You probably know all about how wonderful of a prize getting free traffic from search engines is
Or do you
Well, images do play a part in how well you rank. They are of course another pieces of the search engine optimization (SEO) puzzle. Images are an important piece, though.
There are two parts to optimizing images for your small business website. There’s the important part of including descriptive alt tags, that’s not what this is about. This is all about efficient small business website images.
The easiest way to efficient small business website images is to compress them.
Why Compress Images
Efficiency is a large part of how search engines rate your website for their search rankings.
Considering Google now ranks your website on it’s mobile capabilities first, efficiency makes sense. Oh, that and more than half of website visitors are using a mobile device, that’s pretty important.
So, if more than half of all web traffic comes from smartphones and tablets, that means your website should be efficient on them. Those devices sometimes take longer to process web pages and often have slower internet connections.
That means your web pages better be as efficient as possible. Not only will the efficiency of your small business website images affect how your visitors see your pages, Google doesn’t like a slow website, either.More than half of internet users are now on a mobile device. Click To Tweet
Google factors page speed into how well your page ranks in their search engine. Page speed is so important that they have made available a speed test tool that helps regular users check the speed of their website. They also have a similar tool available for webmaster but it’s a bit more technical, a little less pretty.
So when do you compress images?
When To Compress
Hopefully you’re convinced that compressing your small business website images is a good idea. If not, stop making me convince you and just do it, it’s not hard (I’ll get to how easy it is below).
So, when should you compress?
That’s pretty easy. Always.
Any time you’re dealing with an image online, you should compress it to maximize its efficiency on your website. The smaller your images are, the faster your website. That’s a funny way of saying every image you upload should always be compressed.
There’s different types of images that you’ll probably upload to your website. Which one’s should you compress?
What To Compress
The two types of images you’re going to deal with online is JPG and PNG, primarily JPG. If you’re dealing with any other type of image, you should look into the reason why. There’s no reason you should be using BMP or most any other format. The only one you MAY see is SVG which is an online vector format but still uncommon.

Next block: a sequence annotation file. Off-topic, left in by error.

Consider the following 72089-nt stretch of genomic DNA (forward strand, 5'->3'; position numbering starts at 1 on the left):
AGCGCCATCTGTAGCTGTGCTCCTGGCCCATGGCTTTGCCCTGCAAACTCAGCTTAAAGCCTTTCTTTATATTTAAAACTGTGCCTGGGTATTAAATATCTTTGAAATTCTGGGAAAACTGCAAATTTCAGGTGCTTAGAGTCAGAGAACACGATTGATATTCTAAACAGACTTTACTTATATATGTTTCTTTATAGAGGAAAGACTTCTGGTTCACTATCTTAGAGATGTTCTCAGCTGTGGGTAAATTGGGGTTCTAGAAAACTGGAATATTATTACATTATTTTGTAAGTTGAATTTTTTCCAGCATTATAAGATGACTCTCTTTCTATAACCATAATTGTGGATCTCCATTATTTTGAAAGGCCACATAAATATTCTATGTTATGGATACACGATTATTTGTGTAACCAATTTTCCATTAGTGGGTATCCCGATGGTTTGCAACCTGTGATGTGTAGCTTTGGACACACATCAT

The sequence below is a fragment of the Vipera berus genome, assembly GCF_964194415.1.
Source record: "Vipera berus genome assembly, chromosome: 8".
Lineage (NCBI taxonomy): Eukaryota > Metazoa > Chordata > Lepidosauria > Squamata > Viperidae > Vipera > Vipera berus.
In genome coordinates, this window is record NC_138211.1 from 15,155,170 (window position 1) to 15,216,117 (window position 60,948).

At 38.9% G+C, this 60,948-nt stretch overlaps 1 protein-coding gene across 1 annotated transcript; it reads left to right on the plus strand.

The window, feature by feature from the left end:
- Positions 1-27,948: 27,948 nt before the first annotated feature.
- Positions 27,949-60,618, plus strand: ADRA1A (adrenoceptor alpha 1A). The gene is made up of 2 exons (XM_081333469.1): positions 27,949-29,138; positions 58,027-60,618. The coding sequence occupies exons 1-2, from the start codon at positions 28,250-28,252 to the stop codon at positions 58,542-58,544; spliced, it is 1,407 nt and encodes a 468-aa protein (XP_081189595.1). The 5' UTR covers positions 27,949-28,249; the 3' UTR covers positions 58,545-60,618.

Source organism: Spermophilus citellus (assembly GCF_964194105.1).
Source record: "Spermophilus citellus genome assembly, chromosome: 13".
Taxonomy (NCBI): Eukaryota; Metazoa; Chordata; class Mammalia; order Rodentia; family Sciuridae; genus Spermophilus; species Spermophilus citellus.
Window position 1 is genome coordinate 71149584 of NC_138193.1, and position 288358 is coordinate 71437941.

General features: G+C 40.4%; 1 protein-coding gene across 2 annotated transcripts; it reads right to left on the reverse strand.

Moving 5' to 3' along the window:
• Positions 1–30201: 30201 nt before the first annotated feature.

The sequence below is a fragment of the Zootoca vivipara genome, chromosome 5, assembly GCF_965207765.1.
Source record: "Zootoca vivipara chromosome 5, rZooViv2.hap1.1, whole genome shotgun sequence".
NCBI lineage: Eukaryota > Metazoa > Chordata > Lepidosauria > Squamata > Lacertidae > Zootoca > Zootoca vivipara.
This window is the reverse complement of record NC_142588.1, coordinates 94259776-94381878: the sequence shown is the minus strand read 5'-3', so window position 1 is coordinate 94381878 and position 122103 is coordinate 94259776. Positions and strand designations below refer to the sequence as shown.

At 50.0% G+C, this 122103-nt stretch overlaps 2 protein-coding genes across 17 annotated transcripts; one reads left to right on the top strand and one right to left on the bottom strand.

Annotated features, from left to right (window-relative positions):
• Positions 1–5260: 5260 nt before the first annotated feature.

You’ll want to compress both JPG and PNG formats every time before you upload them to your website. Sometimes to have the most efficient web pages, you may have to convert a PNG to a JPG or vice versa even.Compress every image before uploading it to your website. Click To Tweet
There are a few simple rules I use to know when to convert.
PNG > JPG: If you have a PNG files that’s a photograph full of lots of color variations, convert it to JPG (unless you need to retain transparency).
JPG > PNG: If you have an image with large areas of solid color or it’s not very complex (or require a transparent area), convert it to PNG.
Even images from popular online applications like Canva, the best easy way to create images, need some compressing. They come out pretty large and compressing them does a lot of good for the size.
There’s one more thing to know before you choose a file type and compress into it, though. The quality you require for the image is something you need to take into consideration. PNG images are much higher quality but can be significantly larger.
You should always weigh the size vs quality requirements. JPG images can have the same quality (to the eye) as a PNG but with a much smaller size.
How To Compress Images
Compressing your small business website images is so easy so there’s no excuse not to. I use a website called Tiny PNG which is really easy to use. Contrary to the name of the website, it will compress more than just PNG images.
You can drop a PNG or JPG in it and it’ll compress the image either way and spit out a small version of the same file.
Throw in a PNG? You’ll get a smaller PNG. Throw in a JPG? You’ll get a small JPG.
All you have to do is drop the image onto the square (it tells you what to do) and it will upload and compress.
Tiny PNG tells you how much space it saved you and how big your new file is. Typically it will save you between 9% to 50% which is great.
The one thing Tiny PNG doesn’t do at this point? Convert PNG to JPG or vice versa. A quick Google search for “convert PNG to JPG” is all you need to do. Typically you won’t be converting a JPG to a PNG but I’m sure if you search for that, you’ll find results.
I recorded a video for YouTube walking through the process I go through to compress a graphic I created in Canva.
Are you sure you want to be worrying about this and the myriad of other things to worry about on your small business website, though? Wouldn’t you rather have somebody who’s an expert do all the worrying?
A professional web designer should be well versed in compressing images for you. If you have someone take care of your online presence, make sure they’re worrying about your image sizes for you. You shouldn’t have to worry.
It’s also a good idea to have a web designer that worries about more than just your website. It’s important to have someone who recognizes that there’s an art and a science to designing a web page for a small business.
The website design of your small business website isn’t just to have a website, it’s a tool. Make sure you have someone who treats it that way, with a purpose.